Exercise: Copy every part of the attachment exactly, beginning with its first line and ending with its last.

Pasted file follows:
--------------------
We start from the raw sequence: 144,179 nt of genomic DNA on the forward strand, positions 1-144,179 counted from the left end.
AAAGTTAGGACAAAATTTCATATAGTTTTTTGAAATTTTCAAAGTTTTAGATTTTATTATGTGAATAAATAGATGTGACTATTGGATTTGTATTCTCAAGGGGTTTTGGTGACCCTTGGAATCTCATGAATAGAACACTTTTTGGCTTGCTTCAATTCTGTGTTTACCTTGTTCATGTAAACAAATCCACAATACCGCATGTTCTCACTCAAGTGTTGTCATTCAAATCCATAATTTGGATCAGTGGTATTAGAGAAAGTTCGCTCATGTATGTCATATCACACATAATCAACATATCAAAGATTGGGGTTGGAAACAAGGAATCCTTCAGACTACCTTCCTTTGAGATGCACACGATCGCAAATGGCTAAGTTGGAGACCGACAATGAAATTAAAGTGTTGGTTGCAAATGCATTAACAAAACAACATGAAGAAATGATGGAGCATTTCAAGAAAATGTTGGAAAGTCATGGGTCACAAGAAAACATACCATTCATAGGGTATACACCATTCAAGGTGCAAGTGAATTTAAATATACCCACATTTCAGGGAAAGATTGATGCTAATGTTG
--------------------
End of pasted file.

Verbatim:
We start from the raw sequence: 144,179 nt of genomic DNA on the forward strand, positions 1-144,179 counted from the left end.
AAAGTTAGGACAAAATTTCATATAGTTTTTTGAAATTTTCAAAGTTTTAGATTTTATTATGTGAATAAATAGATGTGACTATTGGATTTGTATTCTCAAGGGGTTTTGGTGACCCTTGGAATCTCATGAATAGAACACTTTTTGGCTTGCTTCAATTCTGTGTTTACCTTGTTCATGTAAACAAATCCACAATACCGCATGTTCTCACTCAAGTGTTGTCATTCAAATCCATAATTTGGATCAGTGGTATTAGAGAAAGTTCGCTCATGTATGTCATATCACACATAATCAACATATCAAAGATTGGGGTTGGAAACAAGGAATCCTTCAGACTACCTTCCTTTGAGATGCACACGATCGCAAATGGCTAAGTTGGAGACCGACAATGAAATTAAAGTGTTGGTTGCAAATGCATTAACAAAACAACATGAAGAAATGATGGAGCATTTCAAGAAAATGTTGGAAAGTCATGGGTCACAAGAAAACATACCATTCATAGGGTATACACCATTCAAGGTGCAAGTGAATTTAAATATACCCACATTTCAGGGAAAGATTGATGCTAATGTTG